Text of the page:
Uniform and controlled applications of insecticides constitute a fundamental aspect of applied research on performance of insecticides, We describe and evaluate a spraying device made from an artist airbrush and a soda bottle, the “bottle sprayer,” which can be used to apply insecticide formulations both under laboratory and field conditions. Using the bottle sprayer in conjunction with quantitative behavioral analysis, it was shown that 1) miticides can significantly affect movement patterns and 2) it is possible to quantify mite repellency to miticides. The combination of controlled sprays to portions of trial arenas and quantification of behavioral responses by individual spider mites may be used to address a wide range of applied questions related to spider mite ecology. We used the bottle sprayer to apply water on water-sensitive cards and used simple image analysis techniques to correlate average reflectance per pixels (quadratic reflectance in blue color band) with water dose applied. Consequently, we were able to propose a method to quantify dose applied based on average color on water-sensitive cards. The spray card analysis based on data generated with the bottle sprayer was used to interpret spray card data obtained from spray applications in a commercial potato, Solanum tuberosum L., field and to discuss the possibility of developing quality control procedures for insecticide applications in field crops.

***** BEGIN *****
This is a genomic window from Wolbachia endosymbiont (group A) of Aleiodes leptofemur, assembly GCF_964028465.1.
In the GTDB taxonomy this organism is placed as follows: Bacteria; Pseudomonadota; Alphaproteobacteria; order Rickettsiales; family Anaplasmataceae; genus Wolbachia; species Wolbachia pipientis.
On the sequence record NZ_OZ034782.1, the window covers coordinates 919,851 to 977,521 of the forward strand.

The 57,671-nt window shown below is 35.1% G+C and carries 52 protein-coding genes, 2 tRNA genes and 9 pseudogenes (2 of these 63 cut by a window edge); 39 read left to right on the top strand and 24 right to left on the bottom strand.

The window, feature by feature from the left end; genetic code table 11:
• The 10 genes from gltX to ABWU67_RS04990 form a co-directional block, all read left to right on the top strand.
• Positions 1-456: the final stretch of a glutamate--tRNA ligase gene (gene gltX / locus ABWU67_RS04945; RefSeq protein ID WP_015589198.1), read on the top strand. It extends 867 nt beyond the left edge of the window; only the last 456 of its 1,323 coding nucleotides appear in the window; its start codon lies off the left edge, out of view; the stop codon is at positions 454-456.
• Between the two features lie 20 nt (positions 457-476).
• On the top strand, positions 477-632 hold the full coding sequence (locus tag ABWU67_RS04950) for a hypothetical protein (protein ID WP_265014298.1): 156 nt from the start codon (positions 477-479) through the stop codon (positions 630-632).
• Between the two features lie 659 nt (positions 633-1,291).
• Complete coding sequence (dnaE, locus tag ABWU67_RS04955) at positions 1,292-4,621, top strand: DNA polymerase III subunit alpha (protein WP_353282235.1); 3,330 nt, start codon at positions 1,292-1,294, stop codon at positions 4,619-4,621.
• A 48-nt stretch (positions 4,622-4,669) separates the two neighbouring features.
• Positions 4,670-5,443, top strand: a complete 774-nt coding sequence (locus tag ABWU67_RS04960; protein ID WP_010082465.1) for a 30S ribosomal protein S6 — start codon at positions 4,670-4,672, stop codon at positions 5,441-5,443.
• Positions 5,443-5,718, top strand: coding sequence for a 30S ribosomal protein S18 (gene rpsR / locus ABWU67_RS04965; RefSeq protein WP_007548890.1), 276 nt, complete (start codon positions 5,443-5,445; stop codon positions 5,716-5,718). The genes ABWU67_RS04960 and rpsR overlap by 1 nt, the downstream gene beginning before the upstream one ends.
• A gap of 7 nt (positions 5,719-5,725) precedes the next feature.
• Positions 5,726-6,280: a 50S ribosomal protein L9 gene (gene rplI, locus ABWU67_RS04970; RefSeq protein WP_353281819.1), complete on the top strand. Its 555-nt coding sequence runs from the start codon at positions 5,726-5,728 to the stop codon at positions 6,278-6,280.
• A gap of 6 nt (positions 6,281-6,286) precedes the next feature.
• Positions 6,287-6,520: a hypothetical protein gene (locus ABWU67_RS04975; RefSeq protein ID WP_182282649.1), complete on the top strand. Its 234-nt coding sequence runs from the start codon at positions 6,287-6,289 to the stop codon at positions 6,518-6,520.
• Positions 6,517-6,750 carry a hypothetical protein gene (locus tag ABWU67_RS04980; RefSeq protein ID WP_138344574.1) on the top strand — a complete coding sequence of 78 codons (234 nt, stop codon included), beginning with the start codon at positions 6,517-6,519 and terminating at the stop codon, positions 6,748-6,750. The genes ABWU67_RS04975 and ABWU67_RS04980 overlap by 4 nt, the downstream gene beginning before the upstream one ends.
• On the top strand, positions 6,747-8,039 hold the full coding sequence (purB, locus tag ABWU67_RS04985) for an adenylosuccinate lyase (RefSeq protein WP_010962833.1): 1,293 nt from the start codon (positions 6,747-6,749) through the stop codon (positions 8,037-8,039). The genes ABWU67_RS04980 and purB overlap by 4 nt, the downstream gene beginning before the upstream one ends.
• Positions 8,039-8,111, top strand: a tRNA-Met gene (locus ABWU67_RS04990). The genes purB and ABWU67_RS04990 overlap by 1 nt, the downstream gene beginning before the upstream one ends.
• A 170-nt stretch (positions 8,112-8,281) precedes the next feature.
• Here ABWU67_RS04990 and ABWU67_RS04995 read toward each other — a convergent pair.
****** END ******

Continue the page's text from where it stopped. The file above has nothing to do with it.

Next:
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Vol. 103 • No. 2